Sunday, December 30, 2012

Pac-12 Conference: BCS's Weakest Link

It's easy to take shots at the woebegone Big East. The conference is being picked apart by vultures from Chicago to Greensboro. It's a year away from being sent from the first-class cabin to steerage aboard the HMS BCS. It's now even not above begging schools in Greenville and Fresno to take up membership.

But you know something? When it comes to playing against the big boys in the bowl season, the Big East has more than held its own. In fact, over the past three seasons, the Big East had the best bowl winning percentage of any conference, at .647 by going 11-6.

The conference that's truly the laughingstock of its brethren? If you're wondering, it's the one with the richest TV contract of them all: the Pac-12 conference.

Since Larry Scott took over as the commissioner in July 2009, he has done much to raise brand awareness of his conference. He didn't quite corral Texas and Oklahoma, but he did snatch Colorado and Utah to expand from the Pac-10 to the Pac-12 and add a conference title game. He negotiated a 12-year, 4.3-billion TV deal with FOX and ESPN, and launched a new Pac-12 Network. And he even held a preseason press conference in the Big Apple, making sure the conference of the Left Coast wasn't left out because of East Coast media bias.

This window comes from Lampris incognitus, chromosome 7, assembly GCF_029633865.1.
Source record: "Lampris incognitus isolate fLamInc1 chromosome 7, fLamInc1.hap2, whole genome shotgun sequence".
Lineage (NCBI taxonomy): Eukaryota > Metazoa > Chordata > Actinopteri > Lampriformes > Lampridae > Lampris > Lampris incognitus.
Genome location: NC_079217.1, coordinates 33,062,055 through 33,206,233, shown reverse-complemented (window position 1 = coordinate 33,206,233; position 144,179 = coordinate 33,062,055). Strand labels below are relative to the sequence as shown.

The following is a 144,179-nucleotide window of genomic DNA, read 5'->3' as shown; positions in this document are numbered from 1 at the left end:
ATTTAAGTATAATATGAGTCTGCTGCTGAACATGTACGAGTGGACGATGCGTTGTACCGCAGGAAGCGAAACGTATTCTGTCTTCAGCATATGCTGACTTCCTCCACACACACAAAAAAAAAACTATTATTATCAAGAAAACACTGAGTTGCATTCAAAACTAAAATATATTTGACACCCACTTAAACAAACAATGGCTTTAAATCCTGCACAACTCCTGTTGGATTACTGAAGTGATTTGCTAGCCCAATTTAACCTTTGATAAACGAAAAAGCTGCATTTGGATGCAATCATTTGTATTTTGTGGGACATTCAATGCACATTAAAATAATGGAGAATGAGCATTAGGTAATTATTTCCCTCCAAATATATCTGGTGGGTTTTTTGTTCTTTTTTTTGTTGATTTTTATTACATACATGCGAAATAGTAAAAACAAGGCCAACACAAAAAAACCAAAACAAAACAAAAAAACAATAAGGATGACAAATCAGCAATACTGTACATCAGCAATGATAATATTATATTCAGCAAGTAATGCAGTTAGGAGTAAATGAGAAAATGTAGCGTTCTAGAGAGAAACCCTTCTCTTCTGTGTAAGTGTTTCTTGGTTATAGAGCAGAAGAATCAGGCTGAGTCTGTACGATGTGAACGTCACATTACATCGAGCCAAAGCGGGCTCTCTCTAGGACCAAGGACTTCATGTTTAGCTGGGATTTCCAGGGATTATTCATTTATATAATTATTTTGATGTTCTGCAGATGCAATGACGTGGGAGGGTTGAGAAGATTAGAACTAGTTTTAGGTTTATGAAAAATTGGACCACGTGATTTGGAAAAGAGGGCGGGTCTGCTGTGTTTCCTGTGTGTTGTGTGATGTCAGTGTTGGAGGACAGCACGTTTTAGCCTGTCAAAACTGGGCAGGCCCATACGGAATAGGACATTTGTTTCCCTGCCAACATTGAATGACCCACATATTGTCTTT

But despite his efforts, the Pac-12's reputation has been growing mostly in marketing circles. On the football field, it's another story.

The 2009 season is a good demarcation in examining the conference's on-field fortunes. Besides being the first year of the Larry Scott regime, it also marked the start of the post-USC era. The Trojans had played in a record seven consecutive BCS bowls - winning six - between 2002-08. But their dynasty would soon crumble as a result of severe NCAA sanctions and the departure of coach Pete Carroll.

Between 2009-2011, the Pac-10/12 had the worst bowl record of any AQ conference, going 6-12 for a paltry .333 winning percentage. The Pac schools went 5-9 against fellow AQ conferences and 1-3 against non-AQ competition. Overall, the Pac ranked 10th, fifth and ninth out of the 11 conferences in those three seasons, respectively.

How AQ conferences fared in bowl games between 2009-2011 seasons:
  • Big East - 4-2, 4-2, 3-2 = 11-6 (.647)
  • SEC - 6-4, 5-5, 5-2 = 16-11 (.593)
  • Big 12 - 4-4, 3-5, 6-2 = 13-11 (.542)
  • Big Ten - 4-3, 3-5, 4-6 = 11-14 (.440)
  • ACC - 3-4, 4-5, 2-6 = 9-15 (.375)
  • Pac-12 - 2-5, 2-2, 2-5 = 6-12 (.333)

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